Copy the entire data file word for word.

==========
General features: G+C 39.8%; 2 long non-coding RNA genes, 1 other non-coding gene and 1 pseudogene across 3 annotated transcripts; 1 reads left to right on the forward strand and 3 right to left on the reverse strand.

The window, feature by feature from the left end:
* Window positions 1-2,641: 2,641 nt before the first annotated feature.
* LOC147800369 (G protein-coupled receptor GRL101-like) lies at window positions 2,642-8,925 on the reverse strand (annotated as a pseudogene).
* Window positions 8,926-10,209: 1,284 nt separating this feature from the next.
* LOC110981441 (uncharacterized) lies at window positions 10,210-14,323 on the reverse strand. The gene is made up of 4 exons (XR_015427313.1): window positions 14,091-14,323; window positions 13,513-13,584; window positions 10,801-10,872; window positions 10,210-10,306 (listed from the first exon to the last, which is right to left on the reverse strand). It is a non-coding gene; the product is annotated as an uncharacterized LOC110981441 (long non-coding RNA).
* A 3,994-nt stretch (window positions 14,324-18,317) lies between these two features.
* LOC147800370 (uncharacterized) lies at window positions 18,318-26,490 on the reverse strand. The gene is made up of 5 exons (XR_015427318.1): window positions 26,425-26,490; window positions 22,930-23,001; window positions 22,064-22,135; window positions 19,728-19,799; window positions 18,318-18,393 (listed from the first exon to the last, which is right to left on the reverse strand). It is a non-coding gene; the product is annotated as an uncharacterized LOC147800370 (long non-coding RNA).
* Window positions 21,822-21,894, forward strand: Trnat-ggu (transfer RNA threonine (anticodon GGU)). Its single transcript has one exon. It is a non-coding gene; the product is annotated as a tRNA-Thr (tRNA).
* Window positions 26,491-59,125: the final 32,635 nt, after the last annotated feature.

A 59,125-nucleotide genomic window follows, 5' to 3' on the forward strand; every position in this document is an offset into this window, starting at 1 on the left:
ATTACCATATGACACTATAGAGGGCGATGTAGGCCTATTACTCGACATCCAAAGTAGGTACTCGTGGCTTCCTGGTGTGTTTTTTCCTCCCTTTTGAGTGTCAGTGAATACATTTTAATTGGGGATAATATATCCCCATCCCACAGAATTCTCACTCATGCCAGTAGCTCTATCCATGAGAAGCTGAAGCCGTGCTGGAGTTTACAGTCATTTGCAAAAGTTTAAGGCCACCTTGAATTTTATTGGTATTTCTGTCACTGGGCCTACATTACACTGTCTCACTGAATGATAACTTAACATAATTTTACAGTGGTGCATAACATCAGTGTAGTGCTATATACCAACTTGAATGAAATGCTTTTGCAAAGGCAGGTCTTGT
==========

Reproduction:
General features: G+C 39.8%; 2 long non-coding RNA genes, 1 other non-coding gene and 1 pseudogene across 3 annotated transcripts; 1 reads left to right on the forward strand and 3 right to left on the reverse strand.

The window, feature by feature from the left end:
* Window positions 1-2,641: 2,641 nt before the first annotated feature.
* LOC147800369 (G protein-coupled receptor GRL101-like) lies at window positions 2,642-8,925 on the reverse strand (annotated as a pseudogene).
* Window positions 8,926-10,209: 1,284 nt separating this feature from the next.
* LOC110981441 (uncharacterized) lies at window positions 10,210-14,323 on the reverse strand. The gene is made up of 4 exons (XR_015427313.1): window positions 14,091-14,323; window positions 13,513-13,584; window positions 10,801-10,872; window positions 10,210-10,306 (listed from the first exon to the last, which is right to left on the reverse strand). It is a non-coding gene; the product is annotated as an uncharacterized LOC110981441 (long non-coding RNA).
* A 3,994-nt stretch (window positions 14,324-18,317) lies between these two features.
* LOC147800370 (uncharacterized) lies at window positions 18,318-26,490 on the reverse strand. The gene is made up of 5 exons (XR_015427318.1): window positions 26,425-26,490; window positions 22,930-23,001; window positions 22,064-22,135; window positions 19,728-19,799; window positions 18,318-18,393 (listed from the first exon to the last, which is right to left on the reverse strand). It is a non-coding gene; the product is annotated as an uncharacterized LOC147800370 (long non-coding RNA).
* Window positions 21,822-21,894, forward strand: Trnat-ggu (transfer RNA threonine (anticodon GGU)). Its single transcript has one exon. It is a non-coding gene; the product is annotated as a tRNA-Thr (tRNA).
* Window positions 26,491-59,125: the final 32,635 nt, after the last annotated feature.

A 59,125-nucleotide genomic window follows, 5' to 3' on the forward strand; every position in this document is an offset into this window, starting at 1 on the left:
ATTACCATATGACACTATAGAGGGCGATGTAGGCCTATTACTCGACATCCAAAGTAGGTACTCGTGGCTTCCTGGTGTGTTTTTTCCTCCCTTTTGAGTGTCAGTGAATACATTTTAATTGGGGATAATATATCCCCATCCCACAGAATTCTCACTCATGCCAGTAGCTCTATCCATGAGAAGCTGAAGCCGTGCTGGAGTTTACAGTCATTTGCAAAAGTTTAAGGCCACCTTGAATTTTATTGGTATTTCTGTCACTGGGCCTACATTACACTGTCTCACTGAATGATAACTTAACATAATTTTACAGTGGTGCATAACATCAGTGTAGTGCTATATACCAACTTGAATGAAATGCTTTTGCAAAGGCAGGTCTTGT